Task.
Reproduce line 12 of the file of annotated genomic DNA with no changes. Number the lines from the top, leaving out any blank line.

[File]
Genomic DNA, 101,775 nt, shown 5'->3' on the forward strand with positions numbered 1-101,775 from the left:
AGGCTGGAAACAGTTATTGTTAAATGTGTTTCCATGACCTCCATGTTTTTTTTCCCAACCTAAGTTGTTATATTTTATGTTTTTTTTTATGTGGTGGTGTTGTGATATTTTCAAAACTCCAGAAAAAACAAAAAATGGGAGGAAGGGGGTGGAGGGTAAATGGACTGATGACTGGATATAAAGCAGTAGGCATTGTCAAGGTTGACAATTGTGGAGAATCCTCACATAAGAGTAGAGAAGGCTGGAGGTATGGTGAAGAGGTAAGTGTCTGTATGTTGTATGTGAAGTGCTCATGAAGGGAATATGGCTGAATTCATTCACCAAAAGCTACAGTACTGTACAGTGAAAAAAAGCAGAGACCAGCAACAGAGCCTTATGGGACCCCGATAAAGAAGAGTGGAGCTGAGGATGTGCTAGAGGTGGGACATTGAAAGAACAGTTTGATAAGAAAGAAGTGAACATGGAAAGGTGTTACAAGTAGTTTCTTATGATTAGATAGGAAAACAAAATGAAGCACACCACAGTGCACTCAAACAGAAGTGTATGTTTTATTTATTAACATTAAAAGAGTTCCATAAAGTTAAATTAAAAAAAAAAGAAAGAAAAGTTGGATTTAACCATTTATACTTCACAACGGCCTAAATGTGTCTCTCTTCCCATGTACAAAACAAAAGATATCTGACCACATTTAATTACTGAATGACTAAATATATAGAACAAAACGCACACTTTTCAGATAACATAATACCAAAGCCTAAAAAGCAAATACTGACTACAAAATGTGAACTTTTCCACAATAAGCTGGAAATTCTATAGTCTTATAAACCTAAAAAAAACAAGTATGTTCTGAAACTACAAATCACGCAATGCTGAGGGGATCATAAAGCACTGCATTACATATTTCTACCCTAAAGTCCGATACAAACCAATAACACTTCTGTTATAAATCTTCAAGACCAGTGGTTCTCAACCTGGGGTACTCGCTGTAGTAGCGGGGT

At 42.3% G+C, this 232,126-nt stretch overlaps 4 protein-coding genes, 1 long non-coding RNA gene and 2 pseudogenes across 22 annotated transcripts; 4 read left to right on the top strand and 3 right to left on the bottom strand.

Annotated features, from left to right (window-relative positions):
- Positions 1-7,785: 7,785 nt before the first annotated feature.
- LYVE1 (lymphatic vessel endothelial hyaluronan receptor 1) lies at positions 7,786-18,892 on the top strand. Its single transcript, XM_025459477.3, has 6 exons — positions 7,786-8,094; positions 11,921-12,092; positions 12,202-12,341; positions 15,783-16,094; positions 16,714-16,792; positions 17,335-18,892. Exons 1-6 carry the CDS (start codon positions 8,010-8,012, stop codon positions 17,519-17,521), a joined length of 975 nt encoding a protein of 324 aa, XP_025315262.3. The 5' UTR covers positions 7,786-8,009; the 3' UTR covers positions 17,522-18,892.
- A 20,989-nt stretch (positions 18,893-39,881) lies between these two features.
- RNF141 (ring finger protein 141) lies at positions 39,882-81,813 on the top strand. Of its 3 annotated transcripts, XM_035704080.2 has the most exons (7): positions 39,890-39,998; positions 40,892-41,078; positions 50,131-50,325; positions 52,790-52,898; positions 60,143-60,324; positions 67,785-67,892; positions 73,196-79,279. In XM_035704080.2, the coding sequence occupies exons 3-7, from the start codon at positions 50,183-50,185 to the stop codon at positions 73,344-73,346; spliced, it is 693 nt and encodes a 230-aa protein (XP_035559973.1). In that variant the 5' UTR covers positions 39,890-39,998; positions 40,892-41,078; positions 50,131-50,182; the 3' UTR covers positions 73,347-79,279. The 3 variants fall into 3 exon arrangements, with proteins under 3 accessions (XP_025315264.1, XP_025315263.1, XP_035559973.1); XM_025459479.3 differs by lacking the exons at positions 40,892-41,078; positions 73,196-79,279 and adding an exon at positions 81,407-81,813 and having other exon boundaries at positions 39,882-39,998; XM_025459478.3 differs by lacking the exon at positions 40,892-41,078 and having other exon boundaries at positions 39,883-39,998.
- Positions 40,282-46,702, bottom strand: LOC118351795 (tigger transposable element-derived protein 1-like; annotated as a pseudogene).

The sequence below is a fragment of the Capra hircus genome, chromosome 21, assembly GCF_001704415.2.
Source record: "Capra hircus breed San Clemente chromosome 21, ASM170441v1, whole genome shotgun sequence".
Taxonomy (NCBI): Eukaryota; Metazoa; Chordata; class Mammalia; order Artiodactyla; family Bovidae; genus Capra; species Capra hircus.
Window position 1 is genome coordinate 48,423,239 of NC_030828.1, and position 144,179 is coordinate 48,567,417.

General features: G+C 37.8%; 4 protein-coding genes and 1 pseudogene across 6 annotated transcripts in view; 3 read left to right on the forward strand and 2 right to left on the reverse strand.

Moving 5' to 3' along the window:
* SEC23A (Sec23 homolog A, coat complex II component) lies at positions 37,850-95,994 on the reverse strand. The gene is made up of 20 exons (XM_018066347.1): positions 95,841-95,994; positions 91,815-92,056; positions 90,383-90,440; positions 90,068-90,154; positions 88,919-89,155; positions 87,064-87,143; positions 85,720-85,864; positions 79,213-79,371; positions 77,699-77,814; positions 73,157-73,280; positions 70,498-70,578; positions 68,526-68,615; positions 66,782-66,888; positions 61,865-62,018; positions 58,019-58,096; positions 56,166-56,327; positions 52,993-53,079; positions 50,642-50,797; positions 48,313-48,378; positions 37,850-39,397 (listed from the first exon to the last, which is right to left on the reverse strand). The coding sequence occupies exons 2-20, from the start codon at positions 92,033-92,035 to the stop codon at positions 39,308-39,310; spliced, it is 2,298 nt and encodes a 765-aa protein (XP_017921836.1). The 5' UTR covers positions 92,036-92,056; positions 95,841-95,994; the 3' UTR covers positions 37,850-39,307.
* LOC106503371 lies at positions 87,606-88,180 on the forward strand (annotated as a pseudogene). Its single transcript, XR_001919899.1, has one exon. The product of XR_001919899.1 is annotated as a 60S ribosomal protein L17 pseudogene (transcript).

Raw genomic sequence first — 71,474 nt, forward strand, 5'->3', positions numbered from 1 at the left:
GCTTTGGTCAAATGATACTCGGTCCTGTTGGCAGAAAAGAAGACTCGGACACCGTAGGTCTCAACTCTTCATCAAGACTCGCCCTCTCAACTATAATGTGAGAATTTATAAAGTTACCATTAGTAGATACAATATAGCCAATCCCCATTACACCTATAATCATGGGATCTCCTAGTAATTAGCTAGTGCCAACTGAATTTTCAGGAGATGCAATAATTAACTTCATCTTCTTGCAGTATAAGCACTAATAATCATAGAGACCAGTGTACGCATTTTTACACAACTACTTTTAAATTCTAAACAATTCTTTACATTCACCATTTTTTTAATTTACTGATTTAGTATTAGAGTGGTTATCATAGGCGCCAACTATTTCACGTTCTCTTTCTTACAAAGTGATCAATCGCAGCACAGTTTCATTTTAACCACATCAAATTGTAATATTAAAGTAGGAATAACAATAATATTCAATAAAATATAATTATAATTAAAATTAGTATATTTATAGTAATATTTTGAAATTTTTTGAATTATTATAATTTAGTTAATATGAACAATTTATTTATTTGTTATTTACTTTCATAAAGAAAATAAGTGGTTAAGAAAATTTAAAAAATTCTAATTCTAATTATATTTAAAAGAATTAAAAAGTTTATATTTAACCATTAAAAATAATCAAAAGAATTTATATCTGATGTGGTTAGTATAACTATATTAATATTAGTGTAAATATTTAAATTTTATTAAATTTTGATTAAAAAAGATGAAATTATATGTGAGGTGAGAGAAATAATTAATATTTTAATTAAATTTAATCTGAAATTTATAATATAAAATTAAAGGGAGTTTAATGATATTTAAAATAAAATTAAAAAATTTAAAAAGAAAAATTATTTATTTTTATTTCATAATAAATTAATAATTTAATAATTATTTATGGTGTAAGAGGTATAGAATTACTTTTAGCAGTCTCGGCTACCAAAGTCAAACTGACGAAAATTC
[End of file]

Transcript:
Taxonomy (NCBI): Eukaryota; Metazoa; Chordata; class Mammalia; order Artiodactyla; family Bovidae; genus Capra; species Capra hircus.